A Fairy Tale In How NOT To Sell – Disney Style

How NOT To Sell - Disney Style

I’ve recently got back from a brilliant holiday in Florida with Michele and the girls.

It was fab.

And as you can imagine, the highlight of the trip for Isabella and Jemima was the time we spent at Disney.

Upon entering the Magic Kingdom we had just three goals for the day:

  • 1. Visit Ariel’s grotto for a family photo
  • 2. The Little Mermaid Ride (Isabella’s favourite)
  • 3. The Peter Pan Ride (Jemima’s favourite)

And thanks to Disney’s slick processes and systems, the big queues I’d expected didn’t materialise and we’d actually achieved these three things before lunch.

So far so good...

Then, to my surprise, things took an unexpected turn.

First there was the miserable, sour-faced balloon seller who declined to speak with my girls.

Followed by the truly eye-opening experience surrounding lunch.

So sit yourself comfortably and I’ll reveal this not so happily ever after!

Wowing your customers

Whilst we were in the Little Mermaid’s Grotto I overheard the little girl in front ask Ariel if she’d be there at lunch. Ariel replied beautifully; “If I can persuade Daddy to give me legs for the afternoon, I’ll be there”.

It turned out the girl was referring to the daily lunch at the Disney Castle with all the princesses - something I knew my girls would absolutely love. And so I set out to discover more and book us in.

Don’t assume what’s important to your customers

I arrived at the restaurant at 11:55. There were three families in front of me and behind the service counter sat two woman. The older of the two looked pretty intimidating whilst the younger faffed and kept turning to her colleague to ask what she should say to customers. Not a good sign!

But the response was even more shocking...

“Just tell them the cost”...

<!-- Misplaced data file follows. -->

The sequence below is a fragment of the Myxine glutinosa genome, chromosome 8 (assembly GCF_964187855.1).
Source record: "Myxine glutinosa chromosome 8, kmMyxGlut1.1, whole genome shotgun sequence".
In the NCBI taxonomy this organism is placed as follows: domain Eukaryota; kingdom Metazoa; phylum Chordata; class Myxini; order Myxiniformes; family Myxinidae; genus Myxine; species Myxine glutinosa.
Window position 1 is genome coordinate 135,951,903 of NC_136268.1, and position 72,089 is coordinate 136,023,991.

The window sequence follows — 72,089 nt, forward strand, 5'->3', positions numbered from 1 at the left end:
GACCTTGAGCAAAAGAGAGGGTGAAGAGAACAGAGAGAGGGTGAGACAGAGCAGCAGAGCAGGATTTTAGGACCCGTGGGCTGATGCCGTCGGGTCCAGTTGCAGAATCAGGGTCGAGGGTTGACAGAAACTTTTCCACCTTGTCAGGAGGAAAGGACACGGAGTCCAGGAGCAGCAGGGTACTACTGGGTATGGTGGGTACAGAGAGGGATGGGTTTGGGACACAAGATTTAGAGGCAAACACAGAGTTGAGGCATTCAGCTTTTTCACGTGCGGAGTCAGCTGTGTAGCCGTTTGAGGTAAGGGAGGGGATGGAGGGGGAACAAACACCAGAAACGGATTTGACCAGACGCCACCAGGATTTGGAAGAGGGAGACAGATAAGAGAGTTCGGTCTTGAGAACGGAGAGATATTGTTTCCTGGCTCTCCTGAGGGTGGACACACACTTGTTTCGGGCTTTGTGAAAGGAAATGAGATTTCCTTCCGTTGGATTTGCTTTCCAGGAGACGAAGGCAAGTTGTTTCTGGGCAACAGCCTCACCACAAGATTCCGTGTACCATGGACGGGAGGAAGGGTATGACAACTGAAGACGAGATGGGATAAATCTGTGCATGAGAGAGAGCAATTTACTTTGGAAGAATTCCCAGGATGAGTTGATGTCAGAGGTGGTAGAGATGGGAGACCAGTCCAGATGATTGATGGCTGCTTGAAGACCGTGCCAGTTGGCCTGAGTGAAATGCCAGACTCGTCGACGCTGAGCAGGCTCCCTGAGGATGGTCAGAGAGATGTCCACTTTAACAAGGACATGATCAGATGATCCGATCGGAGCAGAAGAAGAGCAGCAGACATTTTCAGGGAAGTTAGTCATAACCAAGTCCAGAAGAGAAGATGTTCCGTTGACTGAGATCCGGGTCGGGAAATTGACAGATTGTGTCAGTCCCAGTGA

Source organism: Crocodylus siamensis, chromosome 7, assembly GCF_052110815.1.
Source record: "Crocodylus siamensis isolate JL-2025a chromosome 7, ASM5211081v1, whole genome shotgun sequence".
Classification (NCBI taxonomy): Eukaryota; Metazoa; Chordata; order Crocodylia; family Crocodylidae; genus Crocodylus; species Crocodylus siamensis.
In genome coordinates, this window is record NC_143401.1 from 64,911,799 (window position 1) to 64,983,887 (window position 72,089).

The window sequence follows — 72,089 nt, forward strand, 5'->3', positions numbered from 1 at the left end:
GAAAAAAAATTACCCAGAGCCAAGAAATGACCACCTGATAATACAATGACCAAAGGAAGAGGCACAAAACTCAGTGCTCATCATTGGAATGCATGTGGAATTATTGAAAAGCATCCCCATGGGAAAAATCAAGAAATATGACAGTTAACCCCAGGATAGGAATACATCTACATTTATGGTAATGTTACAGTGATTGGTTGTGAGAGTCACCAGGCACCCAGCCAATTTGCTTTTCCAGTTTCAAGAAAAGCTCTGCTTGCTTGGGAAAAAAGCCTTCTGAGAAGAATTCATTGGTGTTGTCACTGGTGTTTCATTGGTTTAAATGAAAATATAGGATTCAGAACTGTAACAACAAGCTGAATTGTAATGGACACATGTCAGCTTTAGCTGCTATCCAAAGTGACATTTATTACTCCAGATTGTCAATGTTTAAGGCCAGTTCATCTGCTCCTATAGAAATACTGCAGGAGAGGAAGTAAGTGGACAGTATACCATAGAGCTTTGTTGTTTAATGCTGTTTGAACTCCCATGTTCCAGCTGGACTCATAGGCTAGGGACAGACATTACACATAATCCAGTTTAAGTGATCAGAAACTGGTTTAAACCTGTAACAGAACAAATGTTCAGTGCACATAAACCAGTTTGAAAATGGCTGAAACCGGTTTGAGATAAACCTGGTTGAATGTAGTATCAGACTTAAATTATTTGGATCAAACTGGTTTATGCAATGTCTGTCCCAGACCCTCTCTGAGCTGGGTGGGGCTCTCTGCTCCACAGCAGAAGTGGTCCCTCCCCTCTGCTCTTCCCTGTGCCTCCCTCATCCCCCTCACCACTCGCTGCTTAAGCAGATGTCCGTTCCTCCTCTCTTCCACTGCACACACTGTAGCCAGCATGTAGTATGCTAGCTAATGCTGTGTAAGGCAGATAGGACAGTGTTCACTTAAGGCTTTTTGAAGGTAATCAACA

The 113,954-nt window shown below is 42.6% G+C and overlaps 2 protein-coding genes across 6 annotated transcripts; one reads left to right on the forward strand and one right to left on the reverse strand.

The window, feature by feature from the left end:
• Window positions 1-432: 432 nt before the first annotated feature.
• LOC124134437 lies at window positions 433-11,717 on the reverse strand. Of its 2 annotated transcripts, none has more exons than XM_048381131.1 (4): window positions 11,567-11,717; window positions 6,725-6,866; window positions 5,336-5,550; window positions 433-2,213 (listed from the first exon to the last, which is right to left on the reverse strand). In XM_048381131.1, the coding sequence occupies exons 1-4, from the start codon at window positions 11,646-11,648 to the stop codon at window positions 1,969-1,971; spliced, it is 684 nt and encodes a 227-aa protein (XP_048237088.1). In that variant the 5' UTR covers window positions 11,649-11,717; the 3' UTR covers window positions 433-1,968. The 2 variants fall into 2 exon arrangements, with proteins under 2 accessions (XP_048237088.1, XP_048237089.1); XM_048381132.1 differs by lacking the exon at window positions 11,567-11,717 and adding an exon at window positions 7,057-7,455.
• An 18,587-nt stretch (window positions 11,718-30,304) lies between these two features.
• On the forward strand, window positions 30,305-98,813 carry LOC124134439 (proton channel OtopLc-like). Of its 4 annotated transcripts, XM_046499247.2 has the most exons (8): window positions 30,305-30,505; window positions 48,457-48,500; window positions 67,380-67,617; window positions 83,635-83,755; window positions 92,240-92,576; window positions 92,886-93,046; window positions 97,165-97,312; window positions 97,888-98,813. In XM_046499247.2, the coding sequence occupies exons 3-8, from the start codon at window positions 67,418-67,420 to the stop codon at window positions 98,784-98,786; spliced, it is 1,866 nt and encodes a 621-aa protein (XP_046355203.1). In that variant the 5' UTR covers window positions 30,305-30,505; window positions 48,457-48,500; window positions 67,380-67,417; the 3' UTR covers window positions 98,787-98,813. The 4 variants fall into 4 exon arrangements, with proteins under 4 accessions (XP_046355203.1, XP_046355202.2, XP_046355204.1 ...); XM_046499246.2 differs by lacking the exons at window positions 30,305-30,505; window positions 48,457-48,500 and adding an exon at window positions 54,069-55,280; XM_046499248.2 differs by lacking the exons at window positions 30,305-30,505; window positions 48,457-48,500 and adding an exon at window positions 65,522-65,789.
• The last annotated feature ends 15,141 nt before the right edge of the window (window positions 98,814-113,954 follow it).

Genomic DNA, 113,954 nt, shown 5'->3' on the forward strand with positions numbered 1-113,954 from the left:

Are you selling a commodity or added value?

As you can imagine the conversations taking place in front of me were short and stark. People were told the price and then walked away.

I quickly reached the front of the queue and was served by the older of the two service staff. I told her I wanted to find out about having lunch with the princesses and predictably she said;

“Do you know how much it is?”

I said “no” and she replied. “It’s $180 for four people” (that’s about £120).

Now on the surface this sounds a lot - for lunch.

BUT here’s the thing, I wasn’t paying for lunch - I was paying for a 1 off experience that would blow my little girls minds.

Also included though were:

  • Guaranteed, 1 on 1 time with each Disney Princess
  • No restrictions on photos
  • A professional photograph session with Cinderella including prints
  • A 3-course meal
  • Unlimited drinks

PLUS boys get a sword and girls get a wand for the wishing star ceremony. Cool!

When you factor in all that additional value, the seemingly high price tag became an absolute bargain.

Fortunately for me, the two sales reps had done such a good job at scaring away the three families in front by focusing solely on the price that I was able to claim the last table. And it turned out to be the highlight of the day - and the holiday.

In fact, despite spending a mere 6-hours of our two week break at Disney, as far as my kids were concerned, we went on holiday to Disney and not Florida.

So what does this mean for your business?

I’ve noticed a lot of business owners get really hung up on price because they wrongly assume it’s a key determining factor for their customers.

In reality, price driven customers are often the hardest to please and the least loyal. What’s more, your ideal customer is probably far more interested in the value you add and not how little you’re going to charge.

It means when positioning your business, always find something other than price to differentiate yourself. Price is a very poor USP because someone will always undercut you. In addition, if the conversation is all about price, you’ll struggle to communicate the value that price may be concealing.

Instead position your business so it becomes hard for consumers to directly compare you with your competitors.

  • Big up your customer service
  • Hone in on a very specific group of clients
  • Offer a guarantee that puts you in a category of one or
  • Specialise in a particular service within a wider offering

In turn you’ll find it far easier to market your service and you’ll save time by ensuring you can create a highly targeted marketing message to a very specific group of people.

Those two customer service staff were losing Disney a lot of sales. I saw just three families turned off in about 90 seconds - how many others had they scared away during the day?

Don’t make the same mistake they did.

Instead, when dealing with your customers, ensure you get your focus right and don’t assume price will be the determining factor as it could cause you to lose out too.

But what do you think? Please let me know in the comments below.

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